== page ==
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Mum's the Word

With Roe, the GOP is the Dog That Caught the Car

Why Republicans don’t yet want to talk about the overturning of Roe v. Wade.

A close up of Mitch McConnell
Drew Angerer/Getty Images

There’s one clear reason why the right has spent much of the last week fulminating over a leak of a draft of a Supreme Court decision overturning Roe v. Wade: It’s the easiest way to not have to talk about the fact that Roe is about to be overturned. As I argued earlier this week, part of that focus is a desperate, bad-faith effort to protect the legitimacy of the court—the right’s decades-long takeover of the American legal system is dependent on it being seen as legitimate and apolitical in the eyes of voters. But another motivation is also slowly emerging: Overturning Roe could have devastating political fallout for Republicans.

In this sense, the GOP are the proverbial dog that caught the car. For decades, they have been working their voters into frothing hysteria over the need to protect the unborn from abortionists and their Democratic protectors. But what this means in practice—prosecuting women who have miscarriages, deaths from ectopic pregnancies, a precipitous rise in America’s already abysmal childbirth mortality rates—is far less appealing. From a public health standpoint, the draft decision leaked on Monday is an abomination. From a political standpoint, it imperils midterm victories that were for all intents and purposes inevitable.

The response from the right has, thus, been to largely ignore the odious substance of the draft itself. Mitch McConnell had discussed the leak several times; while the impending downfall of Roe was arguably the crowning achievement of his political career, he was slower to discuss it. While he did hint at possible “federal” legislation to come if the Supreme Court overturns the law in an interview, he later averred that he would not get rid of the filibuster to pass such a measure. The bigger surprise is that Donald Trump, as Politico noted on Friday, has been “oddly silent” about Roe, despite the fact that he, too, should be triumphant: Three of the five justices currently voting to strike down the decades-long precedent were appointed by him. At a rally in Pennsylvania on Friday, Trump barely mentioned Roe, only alluding to the fact that the justices he nominated were “making a very big decision now.”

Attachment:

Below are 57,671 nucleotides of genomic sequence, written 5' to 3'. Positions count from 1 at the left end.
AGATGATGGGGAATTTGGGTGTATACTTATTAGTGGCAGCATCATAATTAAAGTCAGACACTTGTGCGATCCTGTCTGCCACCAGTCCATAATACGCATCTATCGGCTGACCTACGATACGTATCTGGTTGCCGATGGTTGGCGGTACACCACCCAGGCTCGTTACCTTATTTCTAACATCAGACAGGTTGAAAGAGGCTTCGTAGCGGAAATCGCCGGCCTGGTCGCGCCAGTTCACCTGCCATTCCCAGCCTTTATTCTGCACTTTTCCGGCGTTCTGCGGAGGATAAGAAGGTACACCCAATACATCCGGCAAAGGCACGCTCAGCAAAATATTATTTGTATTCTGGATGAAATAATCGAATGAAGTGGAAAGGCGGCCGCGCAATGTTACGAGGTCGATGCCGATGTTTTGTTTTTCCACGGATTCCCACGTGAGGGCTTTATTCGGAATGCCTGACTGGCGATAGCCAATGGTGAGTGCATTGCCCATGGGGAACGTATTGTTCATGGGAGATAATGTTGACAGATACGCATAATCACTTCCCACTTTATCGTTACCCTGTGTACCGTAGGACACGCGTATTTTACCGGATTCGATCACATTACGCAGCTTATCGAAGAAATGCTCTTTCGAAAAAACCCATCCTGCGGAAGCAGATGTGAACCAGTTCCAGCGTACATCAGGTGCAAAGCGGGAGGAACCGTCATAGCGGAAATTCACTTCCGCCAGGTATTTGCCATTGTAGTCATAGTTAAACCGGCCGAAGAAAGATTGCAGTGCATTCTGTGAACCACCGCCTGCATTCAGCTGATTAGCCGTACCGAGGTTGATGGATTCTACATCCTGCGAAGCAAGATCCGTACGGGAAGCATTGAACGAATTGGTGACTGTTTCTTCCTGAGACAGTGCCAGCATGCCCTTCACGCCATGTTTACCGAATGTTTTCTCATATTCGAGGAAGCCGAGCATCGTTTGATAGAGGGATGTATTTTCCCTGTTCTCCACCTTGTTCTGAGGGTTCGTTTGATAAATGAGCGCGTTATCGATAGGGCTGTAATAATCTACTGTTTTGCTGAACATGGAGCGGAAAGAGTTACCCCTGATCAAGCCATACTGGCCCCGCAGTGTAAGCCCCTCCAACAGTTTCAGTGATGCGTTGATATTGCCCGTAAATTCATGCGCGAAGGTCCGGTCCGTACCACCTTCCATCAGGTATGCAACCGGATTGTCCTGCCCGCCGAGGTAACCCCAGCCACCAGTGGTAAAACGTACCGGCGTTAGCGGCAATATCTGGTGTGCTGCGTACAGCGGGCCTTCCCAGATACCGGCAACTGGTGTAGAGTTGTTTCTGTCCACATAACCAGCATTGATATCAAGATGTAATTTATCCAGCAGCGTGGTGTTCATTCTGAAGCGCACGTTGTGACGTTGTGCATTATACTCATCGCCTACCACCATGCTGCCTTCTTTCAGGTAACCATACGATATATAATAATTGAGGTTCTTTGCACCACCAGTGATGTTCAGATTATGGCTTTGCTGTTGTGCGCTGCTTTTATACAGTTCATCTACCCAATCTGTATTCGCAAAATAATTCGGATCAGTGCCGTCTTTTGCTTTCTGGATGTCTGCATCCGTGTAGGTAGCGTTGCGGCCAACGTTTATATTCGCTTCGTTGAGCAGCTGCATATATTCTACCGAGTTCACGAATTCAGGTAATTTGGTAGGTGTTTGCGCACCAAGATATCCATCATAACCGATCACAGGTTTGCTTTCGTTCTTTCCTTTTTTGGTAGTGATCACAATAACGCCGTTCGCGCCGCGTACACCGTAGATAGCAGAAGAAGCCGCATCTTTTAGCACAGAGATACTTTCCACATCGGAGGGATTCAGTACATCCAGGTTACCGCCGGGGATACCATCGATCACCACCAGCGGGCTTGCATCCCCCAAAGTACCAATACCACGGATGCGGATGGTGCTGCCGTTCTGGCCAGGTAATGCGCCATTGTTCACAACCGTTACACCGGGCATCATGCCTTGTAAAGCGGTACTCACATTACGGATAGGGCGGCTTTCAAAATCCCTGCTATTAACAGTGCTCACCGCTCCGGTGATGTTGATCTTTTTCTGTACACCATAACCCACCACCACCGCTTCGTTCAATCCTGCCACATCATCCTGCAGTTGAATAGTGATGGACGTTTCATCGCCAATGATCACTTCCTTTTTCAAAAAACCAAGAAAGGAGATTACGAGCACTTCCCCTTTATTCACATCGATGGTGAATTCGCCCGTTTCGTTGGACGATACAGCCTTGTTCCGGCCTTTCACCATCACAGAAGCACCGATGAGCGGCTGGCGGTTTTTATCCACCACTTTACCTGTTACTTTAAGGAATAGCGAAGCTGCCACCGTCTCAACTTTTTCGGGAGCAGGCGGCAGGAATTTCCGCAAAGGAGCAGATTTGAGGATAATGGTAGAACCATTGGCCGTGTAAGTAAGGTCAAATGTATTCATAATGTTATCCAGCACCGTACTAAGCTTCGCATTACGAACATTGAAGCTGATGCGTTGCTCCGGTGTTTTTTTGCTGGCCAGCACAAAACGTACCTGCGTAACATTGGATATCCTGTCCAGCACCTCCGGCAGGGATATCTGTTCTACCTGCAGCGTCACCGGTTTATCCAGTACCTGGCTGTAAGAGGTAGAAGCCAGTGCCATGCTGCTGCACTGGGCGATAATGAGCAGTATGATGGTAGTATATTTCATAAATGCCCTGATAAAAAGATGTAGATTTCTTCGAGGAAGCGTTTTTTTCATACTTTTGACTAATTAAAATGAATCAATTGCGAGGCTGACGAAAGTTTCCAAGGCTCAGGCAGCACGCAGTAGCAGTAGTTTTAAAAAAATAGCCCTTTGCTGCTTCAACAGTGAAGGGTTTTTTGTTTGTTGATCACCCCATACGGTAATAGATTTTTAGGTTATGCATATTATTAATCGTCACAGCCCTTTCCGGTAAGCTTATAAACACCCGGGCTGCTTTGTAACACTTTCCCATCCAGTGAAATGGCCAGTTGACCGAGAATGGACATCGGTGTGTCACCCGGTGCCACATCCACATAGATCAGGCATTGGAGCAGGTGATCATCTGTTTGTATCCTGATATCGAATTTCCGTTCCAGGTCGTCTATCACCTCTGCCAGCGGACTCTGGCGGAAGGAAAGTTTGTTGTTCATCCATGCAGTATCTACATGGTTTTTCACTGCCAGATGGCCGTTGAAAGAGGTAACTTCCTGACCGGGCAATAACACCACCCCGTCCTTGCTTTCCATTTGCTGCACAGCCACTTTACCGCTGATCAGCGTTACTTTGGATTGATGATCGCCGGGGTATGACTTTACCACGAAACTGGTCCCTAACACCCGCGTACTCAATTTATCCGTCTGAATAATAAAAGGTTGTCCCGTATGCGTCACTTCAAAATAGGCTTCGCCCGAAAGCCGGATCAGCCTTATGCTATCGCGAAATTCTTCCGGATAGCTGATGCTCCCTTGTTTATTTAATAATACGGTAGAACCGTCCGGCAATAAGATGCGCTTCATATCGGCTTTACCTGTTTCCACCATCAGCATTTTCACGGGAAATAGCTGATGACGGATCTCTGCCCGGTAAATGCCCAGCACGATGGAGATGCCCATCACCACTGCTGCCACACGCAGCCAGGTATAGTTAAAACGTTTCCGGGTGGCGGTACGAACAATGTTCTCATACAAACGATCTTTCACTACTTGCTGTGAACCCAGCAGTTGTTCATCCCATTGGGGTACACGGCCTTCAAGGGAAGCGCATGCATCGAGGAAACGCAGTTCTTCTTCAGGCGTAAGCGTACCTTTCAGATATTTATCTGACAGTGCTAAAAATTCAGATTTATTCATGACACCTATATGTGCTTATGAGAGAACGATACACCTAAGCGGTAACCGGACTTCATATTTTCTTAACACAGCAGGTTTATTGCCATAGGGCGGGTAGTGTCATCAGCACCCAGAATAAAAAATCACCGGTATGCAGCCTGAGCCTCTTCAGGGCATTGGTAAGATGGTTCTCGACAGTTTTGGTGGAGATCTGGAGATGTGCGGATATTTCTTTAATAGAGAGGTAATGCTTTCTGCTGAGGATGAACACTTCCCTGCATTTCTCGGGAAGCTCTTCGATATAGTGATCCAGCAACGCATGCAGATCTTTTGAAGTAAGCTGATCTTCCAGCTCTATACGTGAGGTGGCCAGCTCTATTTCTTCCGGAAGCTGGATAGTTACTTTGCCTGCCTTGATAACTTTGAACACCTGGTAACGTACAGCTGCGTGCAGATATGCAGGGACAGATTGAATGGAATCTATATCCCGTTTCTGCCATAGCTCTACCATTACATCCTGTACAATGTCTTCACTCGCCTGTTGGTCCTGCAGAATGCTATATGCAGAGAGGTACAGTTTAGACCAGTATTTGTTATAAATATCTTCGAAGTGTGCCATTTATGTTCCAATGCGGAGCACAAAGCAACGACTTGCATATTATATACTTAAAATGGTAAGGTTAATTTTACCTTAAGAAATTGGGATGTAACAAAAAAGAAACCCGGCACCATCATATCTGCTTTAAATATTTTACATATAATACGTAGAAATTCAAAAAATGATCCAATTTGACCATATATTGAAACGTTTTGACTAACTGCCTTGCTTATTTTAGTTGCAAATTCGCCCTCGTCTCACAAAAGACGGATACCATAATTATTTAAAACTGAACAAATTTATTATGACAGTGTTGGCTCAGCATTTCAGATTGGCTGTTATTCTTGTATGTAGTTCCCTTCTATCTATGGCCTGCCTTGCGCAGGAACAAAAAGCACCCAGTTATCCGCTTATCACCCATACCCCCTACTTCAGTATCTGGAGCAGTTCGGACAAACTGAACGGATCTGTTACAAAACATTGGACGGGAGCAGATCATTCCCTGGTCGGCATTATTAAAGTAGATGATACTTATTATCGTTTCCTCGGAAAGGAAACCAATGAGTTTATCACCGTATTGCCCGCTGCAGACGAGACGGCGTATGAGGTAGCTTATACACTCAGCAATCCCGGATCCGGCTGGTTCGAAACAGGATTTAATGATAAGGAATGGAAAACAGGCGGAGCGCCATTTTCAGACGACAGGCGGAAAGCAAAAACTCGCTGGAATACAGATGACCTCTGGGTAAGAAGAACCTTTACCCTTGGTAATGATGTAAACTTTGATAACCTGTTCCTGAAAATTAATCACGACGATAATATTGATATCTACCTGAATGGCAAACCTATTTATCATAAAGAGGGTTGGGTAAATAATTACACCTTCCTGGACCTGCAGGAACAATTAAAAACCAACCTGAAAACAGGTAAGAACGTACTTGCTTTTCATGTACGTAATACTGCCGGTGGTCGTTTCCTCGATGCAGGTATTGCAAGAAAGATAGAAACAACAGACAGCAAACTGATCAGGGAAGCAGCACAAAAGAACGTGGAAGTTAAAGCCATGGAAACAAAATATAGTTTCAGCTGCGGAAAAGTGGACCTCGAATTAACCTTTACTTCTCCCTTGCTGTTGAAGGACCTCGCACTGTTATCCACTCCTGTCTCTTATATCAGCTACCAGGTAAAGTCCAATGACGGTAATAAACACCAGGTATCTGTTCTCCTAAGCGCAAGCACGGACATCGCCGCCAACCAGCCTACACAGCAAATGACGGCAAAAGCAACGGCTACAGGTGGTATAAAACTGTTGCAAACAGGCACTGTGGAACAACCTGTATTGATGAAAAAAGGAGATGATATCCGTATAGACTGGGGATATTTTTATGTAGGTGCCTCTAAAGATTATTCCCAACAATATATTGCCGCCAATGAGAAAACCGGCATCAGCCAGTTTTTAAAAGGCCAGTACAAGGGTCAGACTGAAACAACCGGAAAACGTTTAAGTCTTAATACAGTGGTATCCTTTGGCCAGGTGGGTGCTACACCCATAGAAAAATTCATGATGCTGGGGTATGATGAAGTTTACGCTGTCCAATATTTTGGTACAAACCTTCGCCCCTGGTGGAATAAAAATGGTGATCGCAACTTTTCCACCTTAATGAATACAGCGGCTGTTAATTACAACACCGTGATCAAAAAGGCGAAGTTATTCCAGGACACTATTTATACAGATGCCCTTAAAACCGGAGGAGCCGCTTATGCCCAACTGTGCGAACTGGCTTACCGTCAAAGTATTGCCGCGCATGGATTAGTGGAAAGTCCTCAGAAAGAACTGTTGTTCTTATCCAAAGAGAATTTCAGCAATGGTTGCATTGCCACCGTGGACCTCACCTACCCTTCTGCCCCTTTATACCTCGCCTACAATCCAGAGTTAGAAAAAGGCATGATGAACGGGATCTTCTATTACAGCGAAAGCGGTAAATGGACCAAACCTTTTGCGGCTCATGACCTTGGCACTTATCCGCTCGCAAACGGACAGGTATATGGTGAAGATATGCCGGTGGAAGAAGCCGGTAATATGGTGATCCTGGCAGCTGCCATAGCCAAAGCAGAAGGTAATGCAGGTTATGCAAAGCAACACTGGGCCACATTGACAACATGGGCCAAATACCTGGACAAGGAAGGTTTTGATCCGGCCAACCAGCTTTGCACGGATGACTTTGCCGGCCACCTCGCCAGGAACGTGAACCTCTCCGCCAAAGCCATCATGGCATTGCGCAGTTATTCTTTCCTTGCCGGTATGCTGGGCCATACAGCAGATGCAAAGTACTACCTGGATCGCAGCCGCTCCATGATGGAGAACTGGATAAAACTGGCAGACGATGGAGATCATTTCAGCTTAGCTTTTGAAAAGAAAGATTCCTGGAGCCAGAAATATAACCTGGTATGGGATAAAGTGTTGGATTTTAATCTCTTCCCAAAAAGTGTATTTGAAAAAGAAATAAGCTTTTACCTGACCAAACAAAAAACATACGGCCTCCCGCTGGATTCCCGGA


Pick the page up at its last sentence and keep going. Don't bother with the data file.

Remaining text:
Some Republicans have applauded the decision—Kristi Noem and Josh Hawley among them—but many others have kept mum, either focusing on criticizing the leak itself or saying nothing at all. On Tuesday, Axios published a document from the Senate Republicans campaign arm laying out its Roe talking points, nearly all of which are lies and efforts to distract from the truth: that Republicans aspire to enact a nationwide ban on all abortions at any point in pregnancy. The memo advises Republicans to affirm that they are against banning contraception, taking away health care for women, and throwing doctors and women who have miscarriages in prison—despite the fact that Republican legislatures in several states are already preparing laws that would do these things and more. The memo suggests that aspersions should be cast on Democrats instead, fingering them as the real abortion radicals who oppose “even limiting abortion to the first trimester”—despite the fact that Republicans are out to ban all abortions.

One ad, meanwhile, includes sample language: “‘Sarah Republican,’ making an ad against ‘John Democrat,’ should say, ‘Here’s my view—I am pro-life, but, in reality, forget about the political labels, all of us are in favor of life.’” That’s as close as political messaging comes to “lorem ipsum” filler text.

Republicans have had, depending on your point of view, either decades—from Roe’s inception—or months—from the moment it became clear that the Supreme Court was going to overturn the decision, to prepare talking points. This is the best that they can come up with, a desperate attempt to muddy the waters and redirect attention from themselves. Overturning Roe is not popular with voters and hasn’t been for some time; pregnant patients being denied life-saving medical care isn’t going to be popular either. Republican voters will demand draconian anti-abortion laws that may, in turn, bring out Democratic voters, erasing expected gains in November.

Remember: Abortion isn’t the only thing Republicans are targeting. The decision from Justice Alito would put countless other rights at risk, from access to contraception to gay marriage to basic privacy. This, too, could spur a backlash and further attempts from Republicans to deflect and obscure what is now frightfully obvious: Republicans’ ambition agenda doesn’t simply end at the banning of abortions. It’s a multipronged plan to dismantle the rights and protections that citizens have won over the last 60 years of civic life. For years, Republicans have used dog whistles with their voters on these points while professing that it’s the Democrats that are the real radicals. With the fall of Roe, the Republican project is fully exposed for what it is.